“Never write about a place until you’re away from it, because it gives you perspective…”—Ernest Hemingway
It might seem strange to start a blog about life in our cabin on Flathead Lake the very months of the year we are not at the cabin. But it’s a simple story, not unlike that of other retirees no longer bound to one place by work or school schedules. We are living this winter in our “city house,” as one of my sisters christened it. It’s actually in a suburban neighborhood with big trees and open skies, fenced back yards, wide streets and tree-lined sidewalks out front. It’s tight and warm, as opposed to our primitive log cabin in northwest Montana, and close to our kids and grandkids—reason enough to “winter” in Idaho. Children with backpacks pass by my big office window walking or skateboarding to and from school, as do joggers, walkers with dogs, two white-haired women arm in arm chatting—tiny puffs of steam drifting above their heads, clumps of boys jostling—all bundled against the dry cold. And the winter-fluffy gray and white cat who has a regular morning route up our front sidewalk, under my window, and around the house. I think she’s Neighborhood Watch.
I’m still entertained by this activity out the window since this is the first winter in quite a while that we have been here for more than a month at the holidays. After living in the cabin all these years, it often feels as if we are just visiting here. We wonder about the weather in Montana, is the furnace coming on in the cabin as it should, so the water lines don’t freeze? Is the bay frozen yet? How much snow are we getting? Will a mouse get into my baking utensil drawer and chew a rubber spatula into pellets again—since absolutely everything else edible is sealed tight in cannisters? I smell smoke from a chimney on my evening walks and always think of home. Besides the lake, it is our woodstove that we miss most. It seems wherever we are, a part of our heart stays there.
While I’d talked every now and then with two of my older granddaughters about starting a blog, I got the big boost to do it this year from my “Secret Santa,” granddaughter Logan. My package held a gently-folded print fabric square embroidered with of one of my favorite verses, to be framed—
“Let the morning bring me word of your unfailing love, for I have put my trust in You. Show me the way I should go, for to You I entrust myself.” Psalm 143:8
—and the name and address of my new blog.
Christmas has come and gone. And now January too and I have yet to write that first post. This morning a fog hangs between the rooftops and frost whitens the lawn. I’ve slept in again, with no schedule or project that needs my attention. Coffee beans have been ground, carafe warmed from the tea kettle, and coffee is brewing. I settle in to still before Him with the Psalms.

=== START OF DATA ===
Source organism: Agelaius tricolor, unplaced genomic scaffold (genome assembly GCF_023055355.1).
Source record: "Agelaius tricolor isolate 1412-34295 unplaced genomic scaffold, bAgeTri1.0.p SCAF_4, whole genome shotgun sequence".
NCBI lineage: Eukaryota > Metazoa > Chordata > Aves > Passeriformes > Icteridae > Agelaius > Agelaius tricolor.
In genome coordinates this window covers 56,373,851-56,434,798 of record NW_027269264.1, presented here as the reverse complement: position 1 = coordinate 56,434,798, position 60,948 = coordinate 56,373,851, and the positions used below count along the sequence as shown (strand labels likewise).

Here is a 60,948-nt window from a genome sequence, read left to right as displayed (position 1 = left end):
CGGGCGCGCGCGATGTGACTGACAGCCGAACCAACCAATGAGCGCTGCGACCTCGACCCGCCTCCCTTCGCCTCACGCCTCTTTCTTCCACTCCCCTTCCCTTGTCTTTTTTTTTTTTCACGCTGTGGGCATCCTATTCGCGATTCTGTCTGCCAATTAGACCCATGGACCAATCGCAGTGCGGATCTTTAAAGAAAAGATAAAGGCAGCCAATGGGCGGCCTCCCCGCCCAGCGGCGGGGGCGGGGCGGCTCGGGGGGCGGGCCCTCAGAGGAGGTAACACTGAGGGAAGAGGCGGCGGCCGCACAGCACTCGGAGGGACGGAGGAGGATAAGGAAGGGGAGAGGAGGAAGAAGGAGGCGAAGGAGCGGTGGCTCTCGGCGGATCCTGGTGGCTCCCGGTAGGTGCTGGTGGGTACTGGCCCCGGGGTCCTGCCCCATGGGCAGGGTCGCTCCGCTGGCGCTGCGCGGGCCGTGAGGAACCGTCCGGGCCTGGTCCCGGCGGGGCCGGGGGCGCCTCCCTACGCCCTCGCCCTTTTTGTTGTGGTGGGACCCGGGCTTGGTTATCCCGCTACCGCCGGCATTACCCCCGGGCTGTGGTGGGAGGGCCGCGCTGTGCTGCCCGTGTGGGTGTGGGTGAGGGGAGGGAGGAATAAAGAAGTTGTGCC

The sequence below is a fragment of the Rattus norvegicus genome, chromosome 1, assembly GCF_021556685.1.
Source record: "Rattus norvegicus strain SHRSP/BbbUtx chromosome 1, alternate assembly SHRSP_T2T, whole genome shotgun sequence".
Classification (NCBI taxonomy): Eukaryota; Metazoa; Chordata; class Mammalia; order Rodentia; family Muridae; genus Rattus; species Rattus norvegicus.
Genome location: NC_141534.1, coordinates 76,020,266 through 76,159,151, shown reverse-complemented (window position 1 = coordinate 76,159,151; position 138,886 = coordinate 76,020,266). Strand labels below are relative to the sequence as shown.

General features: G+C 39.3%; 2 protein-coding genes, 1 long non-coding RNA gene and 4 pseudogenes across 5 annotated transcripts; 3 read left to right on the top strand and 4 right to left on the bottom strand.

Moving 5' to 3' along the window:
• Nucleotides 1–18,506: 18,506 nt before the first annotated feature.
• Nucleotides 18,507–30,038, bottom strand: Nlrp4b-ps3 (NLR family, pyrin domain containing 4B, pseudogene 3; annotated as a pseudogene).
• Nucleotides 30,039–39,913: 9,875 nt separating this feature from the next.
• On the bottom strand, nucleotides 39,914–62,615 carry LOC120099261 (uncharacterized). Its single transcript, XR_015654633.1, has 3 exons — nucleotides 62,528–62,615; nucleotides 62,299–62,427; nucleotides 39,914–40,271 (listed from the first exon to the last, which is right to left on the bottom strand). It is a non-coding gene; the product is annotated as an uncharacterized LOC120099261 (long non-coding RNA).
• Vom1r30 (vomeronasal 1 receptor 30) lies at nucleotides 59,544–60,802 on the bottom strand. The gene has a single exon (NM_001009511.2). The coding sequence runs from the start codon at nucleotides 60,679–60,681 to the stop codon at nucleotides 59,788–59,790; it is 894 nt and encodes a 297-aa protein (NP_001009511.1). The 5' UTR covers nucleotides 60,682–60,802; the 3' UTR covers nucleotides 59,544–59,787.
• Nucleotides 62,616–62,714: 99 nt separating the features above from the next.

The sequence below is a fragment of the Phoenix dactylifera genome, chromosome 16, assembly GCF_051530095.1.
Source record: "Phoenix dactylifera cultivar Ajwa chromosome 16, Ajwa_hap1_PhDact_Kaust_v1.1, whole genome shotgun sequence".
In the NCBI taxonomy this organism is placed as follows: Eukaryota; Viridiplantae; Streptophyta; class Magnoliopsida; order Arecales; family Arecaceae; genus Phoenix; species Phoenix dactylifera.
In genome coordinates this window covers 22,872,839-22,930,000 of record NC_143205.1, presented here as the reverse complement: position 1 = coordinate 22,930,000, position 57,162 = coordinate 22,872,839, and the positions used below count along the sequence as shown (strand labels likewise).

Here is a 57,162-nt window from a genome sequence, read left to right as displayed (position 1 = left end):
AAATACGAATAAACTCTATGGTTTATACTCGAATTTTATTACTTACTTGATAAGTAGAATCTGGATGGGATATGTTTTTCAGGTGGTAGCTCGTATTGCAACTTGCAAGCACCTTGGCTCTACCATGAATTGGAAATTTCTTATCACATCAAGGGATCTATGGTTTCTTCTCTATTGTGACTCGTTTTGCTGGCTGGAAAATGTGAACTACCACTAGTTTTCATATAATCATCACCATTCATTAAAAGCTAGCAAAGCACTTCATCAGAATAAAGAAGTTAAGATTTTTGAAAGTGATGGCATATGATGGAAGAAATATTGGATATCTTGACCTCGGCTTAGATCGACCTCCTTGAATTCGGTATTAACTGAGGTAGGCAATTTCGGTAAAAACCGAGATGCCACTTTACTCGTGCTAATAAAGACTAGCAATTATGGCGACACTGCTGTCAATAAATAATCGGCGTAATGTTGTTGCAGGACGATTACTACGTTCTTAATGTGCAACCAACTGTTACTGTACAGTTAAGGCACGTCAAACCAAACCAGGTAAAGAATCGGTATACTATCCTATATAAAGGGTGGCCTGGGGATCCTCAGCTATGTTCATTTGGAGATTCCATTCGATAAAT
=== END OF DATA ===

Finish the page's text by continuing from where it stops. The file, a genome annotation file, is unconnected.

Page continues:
I’m spending this winter re-structuring my “cabin book.” I’ve brought my journals with me, spread it all out, and asked myself some hard questions. “Do I still need to write this book? Is everything I wrote that first year we lived in the log cabin twelve years ago still true?” Last spring, when we were just beginning to become aware of how our world was about to change, I happened upon an Instagram post by Ann Voskamp relating how her daughter had accompanied her to a conference in Australia at which she was speaking. She wrote how this daughter had held up her mother’s arms as she ministered there. And as I pictured this beautiful image I thought, “Where is my voice?” Yes, where is my voice ringing strong in praise of the God who has so blessed my life? My voice sharing what I know to be true and beautiful, worth living for in this one short, complicated life? Isn’t it odd how the circumstances and details fade (Was Ann speaking? Praying? Was it Shalom?), but certain words or images speak deep to us? Where is my voice?
So, the answers to the cabin book questions are “Yes.” Yes, I need to write this book. Yes, it’s all still true, despite all that has happened in the years since. I can’t tell everything, so what am I responsible to say in my generation as memory-keeper, granddaughter, daughter, wife, mother, grandmother, Becky?
I’ve stilled. Listening for the words . . .
So I begin:
I didn’t know back then as my bare feet thudded on the dirt path through the pines to the lake, that this place would be part of me still forty years later. It was my grandparents’ log home, yet just as the others running down that path ahead of and behind me, we thought it was ours. In the years since then, we have all returned time and again, drawn back by the memories of wild beauty, freedom, and the simple, yet remarkable, people who inhabited it. Looking back, I realize it was all a gift of time and place that could not last forever. Yet somehow it has—in our memories. It remains an indelible part of who we are. Now I am the Gramma in the very same unchanged kitchen, sharing this cabin with the others, and two generations after us—along the way trying to capture and preserve the mystery of it all...